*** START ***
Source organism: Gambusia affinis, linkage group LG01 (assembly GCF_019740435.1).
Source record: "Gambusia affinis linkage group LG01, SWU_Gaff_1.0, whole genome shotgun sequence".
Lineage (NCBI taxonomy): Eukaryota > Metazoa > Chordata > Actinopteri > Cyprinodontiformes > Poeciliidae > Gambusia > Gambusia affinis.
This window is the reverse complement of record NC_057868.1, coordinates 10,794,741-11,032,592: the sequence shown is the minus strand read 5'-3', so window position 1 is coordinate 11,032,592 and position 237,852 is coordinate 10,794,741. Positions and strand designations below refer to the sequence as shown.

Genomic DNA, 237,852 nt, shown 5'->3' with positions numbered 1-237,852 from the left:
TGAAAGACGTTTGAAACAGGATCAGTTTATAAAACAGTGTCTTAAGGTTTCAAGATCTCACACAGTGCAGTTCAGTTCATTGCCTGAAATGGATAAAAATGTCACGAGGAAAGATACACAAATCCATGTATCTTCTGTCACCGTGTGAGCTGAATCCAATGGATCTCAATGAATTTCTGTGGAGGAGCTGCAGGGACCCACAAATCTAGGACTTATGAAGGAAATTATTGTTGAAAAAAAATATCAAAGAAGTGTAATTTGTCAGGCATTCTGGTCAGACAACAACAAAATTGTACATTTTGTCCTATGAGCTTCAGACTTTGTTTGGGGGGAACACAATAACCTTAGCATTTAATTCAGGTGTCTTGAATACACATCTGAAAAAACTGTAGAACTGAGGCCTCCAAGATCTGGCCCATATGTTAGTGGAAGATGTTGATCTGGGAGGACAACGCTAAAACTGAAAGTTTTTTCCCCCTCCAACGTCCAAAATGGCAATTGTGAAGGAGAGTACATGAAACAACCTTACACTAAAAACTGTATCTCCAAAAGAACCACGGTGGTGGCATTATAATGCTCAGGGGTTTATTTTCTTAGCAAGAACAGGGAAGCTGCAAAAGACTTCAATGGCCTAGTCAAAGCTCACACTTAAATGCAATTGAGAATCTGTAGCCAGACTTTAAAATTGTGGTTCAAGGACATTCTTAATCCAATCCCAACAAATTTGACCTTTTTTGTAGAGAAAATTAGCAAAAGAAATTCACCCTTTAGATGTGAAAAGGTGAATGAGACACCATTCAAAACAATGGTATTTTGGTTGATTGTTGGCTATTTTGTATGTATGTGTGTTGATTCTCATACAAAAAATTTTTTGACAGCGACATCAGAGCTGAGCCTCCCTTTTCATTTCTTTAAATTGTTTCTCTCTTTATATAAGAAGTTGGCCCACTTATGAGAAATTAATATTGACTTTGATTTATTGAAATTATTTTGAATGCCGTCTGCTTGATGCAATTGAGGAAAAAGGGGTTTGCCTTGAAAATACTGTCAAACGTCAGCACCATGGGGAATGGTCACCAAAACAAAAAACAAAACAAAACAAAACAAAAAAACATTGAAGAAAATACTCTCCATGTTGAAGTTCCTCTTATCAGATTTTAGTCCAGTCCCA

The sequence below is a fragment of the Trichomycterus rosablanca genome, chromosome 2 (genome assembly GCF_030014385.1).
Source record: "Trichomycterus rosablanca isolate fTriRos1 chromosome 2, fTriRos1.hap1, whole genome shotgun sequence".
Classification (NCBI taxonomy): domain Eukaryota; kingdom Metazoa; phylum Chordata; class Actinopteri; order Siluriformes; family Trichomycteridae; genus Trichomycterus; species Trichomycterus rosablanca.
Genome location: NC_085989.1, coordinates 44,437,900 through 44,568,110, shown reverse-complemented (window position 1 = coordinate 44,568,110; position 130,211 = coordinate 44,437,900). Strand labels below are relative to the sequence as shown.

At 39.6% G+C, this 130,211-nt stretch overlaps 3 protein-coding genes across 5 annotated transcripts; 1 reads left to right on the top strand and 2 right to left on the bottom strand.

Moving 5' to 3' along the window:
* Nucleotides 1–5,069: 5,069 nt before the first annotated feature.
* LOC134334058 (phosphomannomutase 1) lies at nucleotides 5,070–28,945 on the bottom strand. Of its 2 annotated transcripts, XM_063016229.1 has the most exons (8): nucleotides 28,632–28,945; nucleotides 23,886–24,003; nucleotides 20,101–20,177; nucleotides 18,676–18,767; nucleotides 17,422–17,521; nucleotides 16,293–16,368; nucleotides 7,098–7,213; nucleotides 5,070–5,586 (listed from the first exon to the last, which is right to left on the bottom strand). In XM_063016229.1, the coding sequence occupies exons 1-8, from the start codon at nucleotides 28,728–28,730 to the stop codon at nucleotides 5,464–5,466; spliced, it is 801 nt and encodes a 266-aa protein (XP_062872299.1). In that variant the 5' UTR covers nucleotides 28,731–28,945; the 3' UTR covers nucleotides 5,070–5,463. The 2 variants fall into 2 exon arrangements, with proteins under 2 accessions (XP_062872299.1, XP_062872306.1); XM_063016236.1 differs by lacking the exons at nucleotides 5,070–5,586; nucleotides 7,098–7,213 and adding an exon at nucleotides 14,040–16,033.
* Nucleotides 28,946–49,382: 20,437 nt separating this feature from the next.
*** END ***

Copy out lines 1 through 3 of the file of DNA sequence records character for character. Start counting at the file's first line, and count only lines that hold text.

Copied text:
Source organism: Gambusia affinis, linkage group LG01 (assembly GCF_019740435.1).
Source record: "Gambusia affinis linkage group LG01, SWU_Gaff_1.0, whole genome shotgun sequence".
Lineage (NCBI taxonomy): Eukaryota > Metazoa > Chordata > Actinopteri > Cyprinodontiformes > Poeciliidae > Gambusia > Gambusia affinis.